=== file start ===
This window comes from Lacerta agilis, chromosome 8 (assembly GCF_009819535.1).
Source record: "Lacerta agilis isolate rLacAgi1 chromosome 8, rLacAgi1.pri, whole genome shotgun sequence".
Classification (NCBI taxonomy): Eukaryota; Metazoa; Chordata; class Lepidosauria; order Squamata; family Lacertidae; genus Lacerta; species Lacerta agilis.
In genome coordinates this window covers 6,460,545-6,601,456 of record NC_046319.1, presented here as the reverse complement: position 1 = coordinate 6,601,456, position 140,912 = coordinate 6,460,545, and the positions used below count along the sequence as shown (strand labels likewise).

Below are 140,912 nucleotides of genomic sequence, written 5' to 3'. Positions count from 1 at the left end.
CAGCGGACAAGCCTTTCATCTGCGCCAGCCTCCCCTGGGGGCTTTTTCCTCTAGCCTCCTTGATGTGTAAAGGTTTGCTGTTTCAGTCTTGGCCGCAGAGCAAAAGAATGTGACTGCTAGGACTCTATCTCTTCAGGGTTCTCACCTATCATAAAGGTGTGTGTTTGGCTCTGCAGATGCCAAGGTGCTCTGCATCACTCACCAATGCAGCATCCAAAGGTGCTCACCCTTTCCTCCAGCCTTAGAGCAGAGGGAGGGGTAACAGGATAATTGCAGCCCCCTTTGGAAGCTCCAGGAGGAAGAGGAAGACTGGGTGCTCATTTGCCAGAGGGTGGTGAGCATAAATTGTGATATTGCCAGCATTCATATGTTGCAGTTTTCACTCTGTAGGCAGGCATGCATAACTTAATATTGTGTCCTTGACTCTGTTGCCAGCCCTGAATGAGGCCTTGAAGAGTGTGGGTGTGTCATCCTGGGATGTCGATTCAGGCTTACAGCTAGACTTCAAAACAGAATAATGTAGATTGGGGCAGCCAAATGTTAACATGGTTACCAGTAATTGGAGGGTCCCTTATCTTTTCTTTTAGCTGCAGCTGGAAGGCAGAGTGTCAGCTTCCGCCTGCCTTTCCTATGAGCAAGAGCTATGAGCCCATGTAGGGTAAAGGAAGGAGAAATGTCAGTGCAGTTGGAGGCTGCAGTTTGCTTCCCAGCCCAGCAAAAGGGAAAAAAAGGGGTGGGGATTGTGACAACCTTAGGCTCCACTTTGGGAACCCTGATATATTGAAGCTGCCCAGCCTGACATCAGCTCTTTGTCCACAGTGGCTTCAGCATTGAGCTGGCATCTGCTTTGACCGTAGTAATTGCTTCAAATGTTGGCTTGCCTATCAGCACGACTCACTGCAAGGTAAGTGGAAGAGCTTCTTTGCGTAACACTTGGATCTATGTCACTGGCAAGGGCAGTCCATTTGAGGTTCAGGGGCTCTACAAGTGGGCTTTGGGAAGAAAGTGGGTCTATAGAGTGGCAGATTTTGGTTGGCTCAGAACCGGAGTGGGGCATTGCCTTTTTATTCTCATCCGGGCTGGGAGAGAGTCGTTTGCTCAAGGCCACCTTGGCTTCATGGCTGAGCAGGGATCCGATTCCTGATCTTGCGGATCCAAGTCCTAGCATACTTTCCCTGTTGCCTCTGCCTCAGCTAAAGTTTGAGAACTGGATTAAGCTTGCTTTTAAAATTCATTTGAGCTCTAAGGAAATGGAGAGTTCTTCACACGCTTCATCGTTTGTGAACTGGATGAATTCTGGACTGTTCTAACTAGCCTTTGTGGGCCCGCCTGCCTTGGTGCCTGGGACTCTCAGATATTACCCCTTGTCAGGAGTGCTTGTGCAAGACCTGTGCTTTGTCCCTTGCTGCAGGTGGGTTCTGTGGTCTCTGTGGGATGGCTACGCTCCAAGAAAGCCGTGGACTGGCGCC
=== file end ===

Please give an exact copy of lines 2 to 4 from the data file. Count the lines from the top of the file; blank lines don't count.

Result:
Source record: "Lacerta agilis isolate rLacAgi1 chromosome 8, rLacAgi1.pri, whole genome shotgun sequence".
Classification (NCBI taxonomy): Eukaryota; Metazoa; Chordata; class Lepidosauria; order Squamata; family Lacertidae; genus Lacerta; species Lacerta agilis.
In genome coordinates this window covers 6,460,545-6,601,456 of record NC_046319.1, presented here as the reverse complement: position 1 = coordinate 6,601,456, position 140,912 = coordinate 6,460,545, and the positions used below count along the sequence as shown (strand labels likewise).